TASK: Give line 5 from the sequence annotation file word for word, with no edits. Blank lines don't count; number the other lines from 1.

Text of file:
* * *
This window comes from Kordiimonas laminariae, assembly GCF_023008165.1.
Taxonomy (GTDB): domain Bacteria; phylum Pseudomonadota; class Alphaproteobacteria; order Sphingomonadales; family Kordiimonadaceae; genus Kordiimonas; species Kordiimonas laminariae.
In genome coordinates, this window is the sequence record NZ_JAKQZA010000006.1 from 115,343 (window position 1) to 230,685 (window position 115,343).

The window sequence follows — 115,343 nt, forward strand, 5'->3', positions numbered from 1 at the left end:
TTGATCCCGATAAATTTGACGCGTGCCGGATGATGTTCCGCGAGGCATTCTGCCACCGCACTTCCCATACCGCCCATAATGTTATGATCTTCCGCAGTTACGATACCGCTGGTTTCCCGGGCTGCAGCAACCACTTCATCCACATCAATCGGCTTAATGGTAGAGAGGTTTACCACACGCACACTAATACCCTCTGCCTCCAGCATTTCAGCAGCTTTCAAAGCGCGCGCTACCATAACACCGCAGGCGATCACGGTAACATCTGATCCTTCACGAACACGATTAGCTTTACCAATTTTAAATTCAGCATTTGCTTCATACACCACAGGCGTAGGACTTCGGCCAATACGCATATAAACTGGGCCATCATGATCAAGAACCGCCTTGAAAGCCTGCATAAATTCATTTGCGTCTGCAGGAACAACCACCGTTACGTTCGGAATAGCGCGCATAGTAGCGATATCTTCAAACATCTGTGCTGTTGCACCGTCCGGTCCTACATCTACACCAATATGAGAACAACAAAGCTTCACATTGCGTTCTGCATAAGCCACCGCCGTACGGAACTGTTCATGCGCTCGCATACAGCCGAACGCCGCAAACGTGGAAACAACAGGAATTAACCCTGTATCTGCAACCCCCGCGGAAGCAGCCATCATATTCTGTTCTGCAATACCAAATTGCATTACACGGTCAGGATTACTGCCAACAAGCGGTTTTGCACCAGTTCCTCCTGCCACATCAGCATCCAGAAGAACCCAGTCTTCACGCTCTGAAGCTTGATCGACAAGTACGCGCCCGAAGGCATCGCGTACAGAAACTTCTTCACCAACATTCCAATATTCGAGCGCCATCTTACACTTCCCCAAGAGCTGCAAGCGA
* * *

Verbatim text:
TTGATCCCGATAAATTTGACGCGTGCCGGATGATGTTCCGCGAGGCATTCTGCCACCGCACTTCCCATACCGCCCATAATGTTATGATCTTCCGCAGTTACGATACCGCTGGTTTCCCGGGCTGCAGCAACCACTTCATCCACATCAATCGGCTTAATGGTAGAGAGGTTTACCACACGCACACTAATACCCTCTGCCTCCAGCATTTCAGCAGCTTTCAAAGCGCGCGCTACCATAACACCGCAGGCGATCACGGTAACATCTGATCCTTCACGAACACGATTAGCTTTACCAATTTTAAATTCAGCATTTGCTTCATACACCACAGGCGTAGGACTTCGGCCAATACGCATATAAACTGGGCCATCATGATCAAGAACCGCCTTGAAAGCCTGCATAAATTCATTTGCGTCTGCAGGAACAACCACCGTTACGTTCGGAATAGCGCGCATAGTAGCGATATCTTCAAACATCTGTGCTGTTGCACCGTCCGGTCCTACATCTACACCAATATGAGAACAACAAAGCTTCACATTGCGTTCTGCATAAGCCACCGCCGTACGGAACTGTTCATGCGCTCGCATACAGCCGAACGCCGCAAACGTGGAAACAACAGGAATTAACCCTGTATCTGCAACCCCCGCGGAAGCAGCCATCATATTCTGTTCTGCAATACCAAATTGCATTACACGGTCAGGATTACTGCCAACAAGCGGTTTTGCACCAGTTCCTCCTGCCACATCAGCATCCAGAAGAACCCAGTCTTCACGCTCTGAAGCTTGATCGACAAGTACGCGCCCGAAGGCATCGCGTACAGAAACTTCTTCACCAACATTCCAATATTCGAGCGCCATCTTACACTTCCCCAAGAGCTGCAAGCGA